Our city’s history is still here to be seen. The Roman remains, such as the Arena, Roman Theatre, Ancient Ponte Pietra and Arco dei Gavi, which have all been conserved incredibly, make Verona an open air museum and a witness to the important role the city had with the Roman Empire
Its privileged position at the crossroads of via Augusta, via Gallica and via Postumia, allowed Verona to become a remarkable strategic and commercial center and therefore benefit from an immense cultural and artistic development.
Verona was also the city of the important Scaliger Domain or Lordship (or Della Scala) that governed for more than 125 years, starting from the year 1262. They brought great prestige to the city thanks also to their architectural constructions such as the beautiful Castelvecchio, Scaliger Bridge and many residences throughout the territory.
In 1405 it was the city that wanted to become part of the Republic of Venice as they were sure that the “Most Serene Republic of Venice” would bring Verona both power and value. This was the period of Renaissance buildings, artistic riches and the start of construction on the Gran Guardia Palace.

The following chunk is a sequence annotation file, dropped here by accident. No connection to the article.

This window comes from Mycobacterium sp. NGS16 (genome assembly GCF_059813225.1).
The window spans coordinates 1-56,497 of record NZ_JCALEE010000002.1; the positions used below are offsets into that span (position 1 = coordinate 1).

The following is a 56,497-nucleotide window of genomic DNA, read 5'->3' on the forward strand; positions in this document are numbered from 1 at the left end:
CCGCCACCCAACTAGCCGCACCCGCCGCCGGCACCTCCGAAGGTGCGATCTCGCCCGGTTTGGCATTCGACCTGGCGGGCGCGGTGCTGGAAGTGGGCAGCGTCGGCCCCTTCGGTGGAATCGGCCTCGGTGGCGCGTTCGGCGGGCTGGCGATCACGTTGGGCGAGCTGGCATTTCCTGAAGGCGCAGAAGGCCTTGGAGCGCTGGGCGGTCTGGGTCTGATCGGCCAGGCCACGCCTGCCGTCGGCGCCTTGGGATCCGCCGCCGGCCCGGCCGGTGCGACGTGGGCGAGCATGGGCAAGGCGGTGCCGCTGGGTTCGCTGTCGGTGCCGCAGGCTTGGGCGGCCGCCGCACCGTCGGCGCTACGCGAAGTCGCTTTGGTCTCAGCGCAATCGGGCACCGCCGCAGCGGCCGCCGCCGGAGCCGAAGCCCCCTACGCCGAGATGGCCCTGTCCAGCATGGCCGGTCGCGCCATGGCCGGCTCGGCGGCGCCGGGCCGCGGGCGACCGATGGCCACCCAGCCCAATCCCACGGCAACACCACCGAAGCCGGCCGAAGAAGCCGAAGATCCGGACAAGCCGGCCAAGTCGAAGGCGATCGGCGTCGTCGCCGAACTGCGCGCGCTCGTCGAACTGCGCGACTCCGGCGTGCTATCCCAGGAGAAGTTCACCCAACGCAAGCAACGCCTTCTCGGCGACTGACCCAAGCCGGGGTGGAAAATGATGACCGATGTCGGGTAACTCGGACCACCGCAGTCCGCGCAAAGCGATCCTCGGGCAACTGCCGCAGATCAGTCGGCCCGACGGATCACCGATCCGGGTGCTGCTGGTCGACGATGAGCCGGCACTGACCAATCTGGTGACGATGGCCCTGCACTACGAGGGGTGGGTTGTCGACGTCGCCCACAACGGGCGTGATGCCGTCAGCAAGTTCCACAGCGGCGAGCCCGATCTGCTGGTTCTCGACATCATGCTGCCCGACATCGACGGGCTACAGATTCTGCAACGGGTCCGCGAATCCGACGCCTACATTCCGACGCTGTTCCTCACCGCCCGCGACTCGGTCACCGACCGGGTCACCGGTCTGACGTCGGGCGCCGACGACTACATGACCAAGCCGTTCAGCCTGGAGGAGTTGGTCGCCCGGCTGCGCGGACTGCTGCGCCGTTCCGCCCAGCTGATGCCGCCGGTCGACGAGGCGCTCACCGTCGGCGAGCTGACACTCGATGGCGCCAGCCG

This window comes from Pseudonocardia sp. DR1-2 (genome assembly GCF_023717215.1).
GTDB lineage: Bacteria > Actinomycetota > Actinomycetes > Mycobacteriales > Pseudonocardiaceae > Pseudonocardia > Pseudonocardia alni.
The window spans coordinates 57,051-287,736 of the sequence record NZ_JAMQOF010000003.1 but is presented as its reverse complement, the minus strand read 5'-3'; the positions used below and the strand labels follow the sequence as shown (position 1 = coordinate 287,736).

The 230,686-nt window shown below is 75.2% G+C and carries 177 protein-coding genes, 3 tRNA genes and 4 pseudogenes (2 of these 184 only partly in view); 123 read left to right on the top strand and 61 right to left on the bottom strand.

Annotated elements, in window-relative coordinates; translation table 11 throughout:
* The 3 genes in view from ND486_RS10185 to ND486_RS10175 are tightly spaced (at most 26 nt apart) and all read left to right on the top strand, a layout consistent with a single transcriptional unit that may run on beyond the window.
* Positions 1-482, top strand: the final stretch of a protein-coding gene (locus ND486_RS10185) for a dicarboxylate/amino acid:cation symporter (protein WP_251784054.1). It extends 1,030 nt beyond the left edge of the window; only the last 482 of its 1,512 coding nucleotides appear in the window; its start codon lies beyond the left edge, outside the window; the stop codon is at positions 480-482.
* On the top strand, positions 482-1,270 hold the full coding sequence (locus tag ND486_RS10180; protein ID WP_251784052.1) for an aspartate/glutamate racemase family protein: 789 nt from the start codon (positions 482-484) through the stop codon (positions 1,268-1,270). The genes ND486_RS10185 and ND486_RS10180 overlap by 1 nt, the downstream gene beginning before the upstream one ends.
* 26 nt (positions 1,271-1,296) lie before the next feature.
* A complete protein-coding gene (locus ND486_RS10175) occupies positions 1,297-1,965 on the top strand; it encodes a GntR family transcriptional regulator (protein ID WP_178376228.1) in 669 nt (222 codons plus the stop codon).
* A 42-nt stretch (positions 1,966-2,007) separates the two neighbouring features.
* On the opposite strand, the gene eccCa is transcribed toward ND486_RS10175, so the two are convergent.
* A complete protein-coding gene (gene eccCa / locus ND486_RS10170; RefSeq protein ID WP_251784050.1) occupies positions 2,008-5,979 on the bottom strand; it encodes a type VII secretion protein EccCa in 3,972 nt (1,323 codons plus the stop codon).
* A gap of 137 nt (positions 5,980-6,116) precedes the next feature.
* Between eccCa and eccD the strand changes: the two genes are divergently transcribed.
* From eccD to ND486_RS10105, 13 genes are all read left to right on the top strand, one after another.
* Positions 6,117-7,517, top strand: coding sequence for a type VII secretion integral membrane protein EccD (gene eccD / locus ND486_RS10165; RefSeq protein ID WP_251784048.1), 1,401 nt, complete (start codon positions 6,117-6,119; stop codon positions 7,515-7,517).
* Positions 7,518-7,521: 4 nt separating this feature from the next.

After the Napoleon occupation, the city was annexed by the Habsburg Empire and it became the Quadrilateral Defensive system Capital with the development of the boundary walls, which are still visible to day along with its towers, bastions, moats and embankments. After becoming part of the Kingdom of Italy in 1866, Verona has continued to confirm its status as one of the principal artistic cities in the north of the peninsula.
Famous in the world for having inspired the romantic legend of the Montagues and Capulets, Verona is a city that is immersed in the immortal charm of the tragic story. As a splendid city of art, elegant in its origins and lively by nature, Verona will overwhelm you with its many attributes, historical sights, culinary offers and numerous events.